When I was in the third grade, I had an awesome Shibori tie-dye shirt. I LOVED it. I know, it’s not healthy to love material things, but wearing that shirt made nine-year-old me feel great. I would share a picture with you, but somehow I never got a picture captured of the shirt in all its glory. As old Rose from Titanic would say, “[it] only exists in my memory.”
I’ve tried finding another shirt look it, but none compare to the memory I have of the shirt. By this point I’ve realized the shirt probably really wasn’t as cool as I remember it, never the less, I want another one!
Instead of buying one, I decided to try and make a tie-dye shirt myself. Before I could do that though, I had to know what exactly what it was I was wanting to make. This shirt wasn’t multi-colored: it was a beautiful indigo blue with what seemed like a controlled pattern—not something you expect to see in tie-dye shirt.
I learned that the type of tie-dye pattern I fancied was termed Shibori. Shibori tie-dye is a Japanese dyeing technique that requires the folding, gathering, twisting and binding of material, then dyeing the material in indigo.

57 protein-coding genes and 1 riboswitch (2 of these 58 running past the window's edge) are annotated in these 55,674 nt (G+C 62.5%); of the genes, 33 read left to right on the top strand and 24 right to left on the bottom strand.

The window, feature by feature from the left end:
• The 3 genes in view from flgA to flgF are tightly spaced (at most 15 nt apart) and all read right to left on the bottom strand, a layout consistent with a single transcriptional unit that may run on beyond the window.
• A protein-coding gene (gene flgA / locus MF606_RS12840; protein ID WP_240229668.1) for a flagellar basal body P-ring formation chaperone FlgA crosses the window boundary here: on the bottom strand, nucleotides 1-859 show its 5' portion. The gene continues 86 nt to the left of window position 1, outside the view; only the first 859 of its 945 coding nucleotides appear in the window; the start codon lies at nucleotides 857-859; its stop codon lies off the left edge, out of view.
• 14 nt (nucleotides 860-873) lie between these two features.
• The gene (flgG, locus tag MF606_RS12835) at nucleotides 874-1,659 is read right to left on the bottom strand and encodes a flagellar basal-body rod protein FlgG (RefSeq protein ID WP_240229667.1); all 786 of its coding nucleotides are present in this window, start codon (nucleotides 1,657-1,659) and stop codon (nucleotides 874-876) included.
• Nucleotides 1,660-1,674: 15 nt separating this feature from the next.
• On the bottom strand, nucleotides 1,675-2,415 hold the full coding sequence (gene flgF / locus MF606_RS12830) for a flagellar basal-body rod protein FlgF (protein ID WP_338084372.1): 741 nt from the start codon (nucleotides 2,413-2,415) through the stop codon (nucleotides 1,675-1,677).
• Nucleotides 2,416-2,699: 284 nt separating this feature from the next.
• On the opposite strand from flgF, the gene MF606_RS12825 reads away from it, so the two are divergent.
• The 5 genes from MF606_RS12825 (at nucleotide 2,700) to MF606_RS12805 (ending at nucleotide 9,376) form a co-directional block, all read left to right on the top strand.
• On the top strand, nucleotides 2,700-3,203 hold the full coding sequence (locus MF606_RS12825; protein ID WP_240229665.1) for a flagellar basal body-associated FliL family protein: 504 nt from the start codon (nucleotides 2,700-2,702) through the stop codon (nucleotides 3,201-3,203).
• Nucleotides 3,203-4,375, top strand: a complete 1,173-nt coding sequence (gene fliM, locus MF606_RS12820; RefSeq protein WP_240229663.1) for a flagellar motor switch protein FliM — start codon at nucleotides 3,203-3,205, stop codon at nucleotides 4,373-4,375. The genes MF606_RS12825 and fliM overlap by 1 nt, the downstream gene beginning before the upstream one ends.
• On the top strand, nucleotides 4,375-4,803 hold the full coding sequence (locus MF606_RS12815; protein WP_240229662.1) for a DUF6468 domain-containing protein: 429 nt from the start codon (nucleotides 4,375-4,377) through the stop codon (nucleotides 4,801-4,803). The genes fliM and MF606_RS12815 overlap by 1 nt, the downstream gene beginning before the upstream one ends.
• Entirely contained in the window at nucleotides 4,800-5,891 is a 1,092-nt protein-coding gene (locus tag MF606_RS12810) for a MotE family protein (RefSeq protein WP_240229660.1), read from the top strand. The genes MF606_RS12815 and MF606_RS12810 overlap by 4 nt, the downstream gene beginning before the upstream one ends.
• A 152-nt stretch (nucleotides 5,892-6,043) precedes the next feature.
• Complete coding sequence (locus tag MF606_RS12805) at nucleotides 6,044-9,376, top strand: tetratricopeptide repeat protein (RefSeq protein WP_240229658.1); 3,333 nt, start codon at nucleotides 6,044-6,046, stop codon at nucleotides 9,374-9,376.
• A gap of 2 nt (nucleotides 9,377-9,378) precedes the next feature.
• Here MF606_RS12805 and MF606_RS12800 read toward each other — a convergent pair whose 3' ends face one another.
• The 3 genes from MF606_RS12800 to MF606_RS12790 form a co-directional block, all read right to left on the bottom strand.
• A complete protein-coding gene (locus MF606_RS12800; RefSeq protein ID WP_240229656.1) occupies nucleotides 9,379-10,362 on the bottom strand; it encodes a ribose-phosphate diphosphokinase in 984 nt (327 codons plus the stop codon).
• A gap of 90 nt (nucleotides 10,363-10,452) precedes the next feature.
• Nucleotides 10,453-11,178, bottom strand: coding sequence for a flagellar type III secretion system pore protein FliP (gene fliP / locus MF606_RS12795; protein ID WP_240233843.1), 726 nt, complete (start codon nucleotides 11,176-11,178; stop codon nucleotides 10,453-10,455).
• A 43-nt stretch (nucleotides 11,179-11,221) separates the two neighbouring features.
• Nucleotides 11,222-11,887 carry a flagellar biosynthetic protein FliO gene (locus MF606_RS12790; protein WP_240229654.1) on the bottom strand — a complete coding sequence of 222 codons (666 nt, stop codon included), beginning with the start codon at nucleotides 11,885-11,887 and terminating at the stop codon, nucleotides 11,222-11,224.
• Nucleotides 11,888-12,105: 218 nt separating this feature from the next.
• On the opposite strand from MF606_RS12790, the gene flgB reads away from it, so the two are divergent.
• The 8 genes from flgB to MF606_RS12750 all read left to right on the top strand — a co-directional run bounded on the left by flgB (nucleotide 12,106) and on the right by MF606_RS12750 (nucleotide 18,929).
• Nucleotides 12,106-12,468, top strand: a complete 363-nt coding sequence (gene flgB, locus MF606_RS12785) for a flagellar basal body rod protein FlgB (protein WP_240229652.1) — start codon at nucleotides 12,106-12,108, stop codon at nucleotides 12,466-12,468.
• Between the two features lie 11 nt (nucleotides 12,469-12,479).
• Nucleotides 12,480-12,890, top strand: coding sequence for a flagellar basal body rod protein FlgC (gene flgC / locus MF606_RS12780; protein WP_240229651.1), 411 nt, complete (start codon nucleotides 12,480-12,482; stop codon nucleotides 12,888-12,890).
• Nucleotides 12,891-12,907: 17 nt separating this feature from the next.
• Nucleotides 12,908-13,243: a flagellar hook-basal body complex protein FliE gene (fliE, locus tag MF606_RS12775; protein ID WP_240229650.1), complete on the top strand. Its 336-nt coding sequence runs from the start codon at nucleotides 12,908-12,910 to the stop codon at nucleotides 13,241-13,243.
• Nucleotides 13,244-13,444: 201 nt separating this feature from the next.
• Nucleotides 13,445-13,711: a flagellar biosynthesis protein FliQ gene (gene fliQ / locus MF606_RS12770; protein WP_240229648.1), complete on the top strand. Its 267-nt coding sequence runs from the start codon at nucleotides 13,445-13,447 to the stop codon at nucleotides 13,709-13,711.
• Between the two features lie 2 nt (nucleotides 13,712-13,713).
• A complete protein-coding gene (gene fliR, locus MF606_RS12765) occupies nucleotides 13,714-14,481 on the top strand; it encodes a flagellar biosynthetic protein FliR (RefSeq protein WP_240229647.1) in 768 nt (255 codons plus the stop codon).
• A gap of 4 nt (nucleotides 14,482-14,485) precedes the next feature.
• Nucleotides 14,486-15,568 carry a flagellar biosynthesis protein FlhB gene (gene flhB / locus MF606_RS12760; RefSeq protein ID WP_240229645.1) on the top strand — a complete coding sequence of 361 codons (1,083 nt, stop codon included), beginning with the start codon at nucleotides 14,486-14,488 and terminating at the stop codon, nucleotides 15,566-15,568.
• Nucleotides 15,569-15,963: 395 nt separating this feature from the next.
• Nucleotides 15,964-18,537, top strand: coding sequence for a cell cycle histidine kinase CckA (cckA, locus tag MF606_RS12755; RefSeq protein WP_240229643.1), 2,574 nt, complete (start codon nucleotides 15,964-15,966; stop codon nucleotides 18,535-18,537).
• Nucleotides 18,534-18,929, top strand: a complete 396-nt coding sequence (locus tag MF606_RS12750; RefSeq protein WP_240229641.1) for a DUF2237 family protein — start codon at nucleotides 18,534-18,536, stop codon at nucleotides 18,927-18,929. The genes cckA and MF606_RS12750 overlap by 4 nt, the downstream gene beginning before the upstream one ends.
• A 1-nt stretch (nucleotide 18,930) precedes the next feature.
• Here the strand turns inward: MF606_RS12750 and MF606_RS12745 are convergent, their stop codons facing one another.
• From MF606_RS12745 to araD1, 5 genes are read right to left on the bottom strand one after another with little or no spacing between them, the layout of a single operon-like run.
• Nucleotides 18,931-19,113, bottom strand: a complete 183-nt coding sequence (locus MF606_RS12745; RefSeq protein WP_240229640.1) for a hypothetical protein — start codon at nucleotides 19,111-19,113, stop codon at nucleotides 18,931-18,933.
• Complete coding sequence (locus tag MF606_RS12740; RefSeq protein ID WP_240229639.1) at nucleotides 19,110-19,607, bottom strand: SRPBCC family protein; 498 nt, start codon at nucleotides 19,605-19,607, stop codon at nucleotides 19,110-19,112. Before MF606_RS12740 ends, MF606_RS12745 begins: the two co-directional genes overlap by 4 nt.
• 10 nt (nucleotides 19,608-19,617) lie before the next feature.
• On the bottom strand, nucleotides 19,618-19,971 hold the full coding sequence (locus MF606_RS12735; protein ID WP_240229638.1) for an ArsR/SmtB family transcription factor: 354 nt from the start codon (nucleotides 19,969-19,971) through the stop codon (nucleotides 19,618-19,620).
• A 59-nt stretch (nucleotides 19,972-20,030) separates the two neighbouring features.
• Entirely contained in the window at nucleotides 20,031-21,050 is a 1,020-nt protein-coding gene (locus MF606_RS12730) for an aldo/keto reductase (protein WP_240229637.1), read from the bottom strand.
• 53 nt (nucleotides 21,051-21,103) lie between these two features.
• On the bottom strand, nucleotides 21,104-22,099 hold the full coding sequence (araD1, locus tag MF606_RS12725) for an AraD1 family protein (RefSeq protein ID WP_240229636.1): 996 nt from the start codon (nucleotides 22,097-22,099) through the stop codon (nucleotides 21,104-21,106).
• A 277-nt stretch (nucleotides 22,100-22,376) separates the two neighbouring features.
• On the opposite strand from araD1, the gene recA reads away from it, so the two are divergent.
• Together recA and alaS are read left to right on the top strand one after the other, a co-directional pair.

If that sounds like an easy thing to do, that’s because it is…and it isn’t. I had never tie-dyed anything before and had assumed it was a complicated process. Though I didn’t get the Shibori pattern I was looking for, I was still happy with the shirt’s outcome.
Now that I’m done blathering, it’s time to share the tutorial!
Plastic garbage bag 2x
Shibori tulip tube (You can make this yourself with PVC pipe)
Step 1: Wet the shirt. Do not soak the shirt, just wet it enough to where it’s damp. Roll the white t-shirt around the tub, starting at the hem.
Bunch up the shirt around the tube. Make the bunching irregular. Wrap the rubber bands around the shirt to keep it fastened (bizarre word choice) to the tube. Set the wrapped tube on a plastic bag or tarp so as not to spill dye on your desk, floor or other workstation.
Step 2: The indigo dye you have may be ready to go or, like me, you may have to combine indigo powder with water.
Before applying the indigo, make sure you put on your rubber gloves because this dye STAINS. On a side note, the dye also stinks, just a warning.
Step 3: Carefully spray (or drip) the dye on the t-shirt.
Turn the tube around and apply the dye until it has been applied on all sides.
Step 4: Wrap the dyed shirt in a second plastic bag and close it up. Keep the dyed shirt in the bag for 5-8 hours.
Step 5: Remove the shirt from the bag and from around the tube. Rinse the shirt thoroughly and hand to dry. To make sure excess dye has been removed, run it through the wash by itself. Hang and let dry.
Here is my shirt! I prefer the back of the top to the front, but overall, I’m happy with how the project turned out! I’m planning on making some Shibori shirts for my friends as gifts!